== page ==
Tara Button has found the products built to last in today's throwaway culture

Carol O’Callaghan talks to the woman behind the new push for long-lasting products in a throwaway culture.

Hands up anyone who has ever heard of Joy Mangano? Well, neither had I until I saw Joy recently, a film loosely based on the inventor of household products that work in the way we need.

Most famous of these is the self-wringing miracle mop with built-in longevity, thanks to a removable, machine-washable head that doesn’t have to be replaced when it became a stinking, greasy mass.

In the middle of the film I had a flashback to an ancient vacuum cleaner that lived under our sofa. 

Having once belonged to my grandaunt Mabel, who bought it 30 years earlier, it was still doing a perfectly good job of sucking up the debris of domestic life. 

Hard to believe, isn’t it, but there was a time, and not that long ago, when products were built to last.

Washing machines and kettles are just two of our household goods that have become throwaway items, and not necessarily because we’ve tired of them or they no longer match our décor, but because they break down, and are often designed that way deliberately. 

This is called built-in obsolescence and it’s costing us unnecessary expense while increasing manufacturers’ profits, and rubbish to landfill.

In a moment of virtue I began an online hunt for durable products, a task I expected would yield little without massive time investment, but instantly I came across Tara Button, an enterprising English woman who has already done longevity research which she’s made available to us through her website.

If you want homewares, gadgets, tools or even clothes, Tara has the information, and while she doesn’t sell directly from her website, a ‘buy me’ button next to each product takes you straight to the supplier.

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The idea came to her while working in advertising in London. 

One of her clients, the French brand Le Creuset, (which is noted for the durability of its products and gives a guarantee for life), got her thinking there must be other manufacturers and products like this.

“I didn’t want to drop my life at that point to do anything about it, but my eco-conscience kept nagging so I decided to build a website,” she says,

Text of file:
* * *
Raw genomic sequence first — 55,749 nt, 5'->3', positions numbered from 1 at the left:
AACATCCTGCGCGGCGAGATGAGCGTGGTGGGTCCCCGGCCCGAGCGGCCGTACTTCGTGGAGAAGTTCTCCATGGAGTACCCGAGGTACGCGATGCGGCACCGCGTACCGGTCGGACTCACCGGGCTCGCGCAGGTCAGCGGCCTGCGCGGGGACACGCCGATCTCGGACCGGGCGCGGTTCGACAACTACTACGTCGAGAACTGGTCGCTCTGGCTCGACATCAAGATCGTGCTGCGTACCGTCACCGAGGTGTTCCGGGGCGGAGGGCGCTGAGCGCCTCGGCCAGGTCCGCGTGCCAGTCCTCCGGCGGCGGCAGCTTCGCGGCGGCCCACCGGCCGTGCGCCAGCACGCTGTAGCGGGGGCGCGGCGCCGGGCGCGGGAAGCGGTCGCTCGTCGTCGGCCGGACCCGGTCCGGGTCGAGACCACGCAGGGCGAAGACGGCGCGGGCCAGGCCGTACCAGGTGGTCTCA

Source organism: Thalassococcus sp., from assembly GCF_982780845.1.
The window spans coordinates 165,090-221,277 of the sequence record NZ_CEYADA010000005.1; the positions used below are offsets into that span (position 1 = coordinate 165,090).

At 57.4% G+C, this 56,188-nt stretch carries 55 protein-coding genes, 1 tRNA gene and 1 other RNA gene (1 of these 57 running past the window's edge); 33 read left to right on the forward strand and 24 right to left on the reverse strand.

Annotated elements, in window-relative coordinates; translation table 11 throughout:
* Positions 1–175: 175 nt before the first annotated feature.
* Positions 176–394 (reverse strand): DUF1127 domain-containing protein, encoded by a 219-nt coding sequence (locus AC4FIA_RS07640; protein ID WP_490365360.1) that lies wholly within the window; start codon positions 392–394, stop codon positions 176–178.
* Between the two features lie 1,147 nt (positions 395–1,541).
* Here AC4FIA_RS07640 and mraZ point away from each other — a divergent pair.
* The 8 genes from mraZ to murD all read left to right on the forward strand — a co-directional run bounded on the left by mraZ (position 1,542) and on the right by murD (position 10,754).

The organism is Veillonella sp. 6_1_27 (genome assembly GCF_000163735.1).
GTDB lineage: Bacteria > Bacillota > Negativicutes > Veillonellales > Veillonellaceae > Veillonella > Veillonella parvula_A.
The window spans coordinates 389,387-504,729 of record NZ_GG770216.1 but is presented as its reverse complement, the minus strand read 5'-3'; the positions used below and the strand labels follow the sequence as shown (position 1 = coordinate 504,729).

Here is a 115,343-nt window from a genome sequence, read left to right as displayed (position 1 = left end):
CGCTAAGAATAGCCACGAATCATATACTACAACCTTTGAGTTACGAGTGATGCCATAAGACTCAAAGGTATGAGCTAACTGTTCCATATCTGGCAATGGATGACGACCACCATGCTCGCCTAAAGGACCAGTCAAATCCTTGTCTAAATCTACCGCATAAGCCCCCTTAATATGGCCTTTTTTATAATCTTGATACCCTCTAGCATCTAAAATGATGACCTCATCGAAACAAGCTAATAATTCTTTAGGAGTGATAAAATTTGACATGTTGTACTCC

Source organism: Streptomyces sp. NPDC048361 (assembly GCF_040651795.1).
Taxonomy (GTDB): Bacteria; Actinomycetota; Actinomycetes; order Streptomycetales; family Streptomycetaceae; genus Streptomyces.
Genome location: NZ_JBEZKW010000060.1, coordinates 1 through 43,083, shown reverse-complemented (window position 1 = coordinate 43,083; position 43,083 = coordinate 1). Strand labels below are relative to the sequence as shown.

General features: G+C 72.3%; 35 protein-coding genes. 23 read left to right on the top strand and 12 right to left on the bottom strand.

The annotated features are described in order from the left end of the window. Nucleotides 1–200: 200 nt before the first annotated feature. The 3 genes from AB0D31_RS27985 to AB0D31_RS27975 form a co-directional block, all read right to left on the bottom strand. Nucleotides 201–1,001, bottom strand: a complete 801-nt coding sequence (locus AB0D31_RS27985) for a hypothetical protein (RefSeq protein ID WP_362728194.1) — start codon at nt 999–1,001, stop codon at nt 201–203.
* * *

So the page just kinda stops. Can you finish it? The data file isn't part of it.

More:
She also has strict criteria for something to make it onto the site. “I want a no-quibble lifetime guarantee, even if a rhino stamps on it — and a classic look that won’t be outmoded,” she says. 

It’s been a time-consuming process and remains so, as she continues to increase the range of products. 

“I would spend 11 hours searching for the right light bulb,” she says, “and still not find the right one.”

Her philosophy is simple: Buy something once and tick it off your list so you don’t have to keep buying the same stuff over and over again. 

Admittedly, prices are often higher than a product that doesn’t last so long but it won’t have to be replaced in a couple of years.

However, what was once an idea, now manifested, is also a crusade, as Tara campaigns for legislation against obsolescence, where manufacturers are obliged to keep spare parts indefinitely.

“We need to vote with our wallets,” she says. “Washing machines should have a 15-year guarantee instead of three. 

Imagine one that can be fixed, where you won’t be told they no longer have spare parts, and if it breaks completely the manufacturer will take it back and reuse the parts?” she asks.

It seems there are plenty of converts to her way of thinking. 

“People who visit my website don’t like waste, landfill or the idea of throwing away tables, chairs, appliances, computers and shoddily-built products. 

“They also like that someone has already done the research for them,” she says.

With people now writing to her from the US and recommending brands she might not already know, she is developing a second website aimed at the American market and has made the brave move lof going into business full-time, just last month..

She’d also like to hear from more manufacturers for the site, “as long as they are durable and sustainable,” she says.

“If we can talk about sending men to Mars and have them survive, we can blinking well design a kettle that doesn’t break for six years.”

My favourite is a pair of socks that have a lifetime guarantee. Really, if we can achieve that, we can achieve anything.

Next week: Furnituremakers of the future


Tara Button has found the products built to last in today's throwaway culture

Easy storage and multi-function define the Astro, a range of oak trays in five different sizes which slot together. 

Designer Nestor Campos was inspired to create them after attending a workshop at NASA where he contemplated the relationship between order and chaos. 

Uses include keeping jewellery tidy on a dressing table, keeping office paraphernalia in order, or for serving food and drinks. 

Together they have an expression of harmony but look equally good used separately, thanks to lovely rounded organic forms which characterise the design.

From €14-€55 at www.normann-copenhagen.com.


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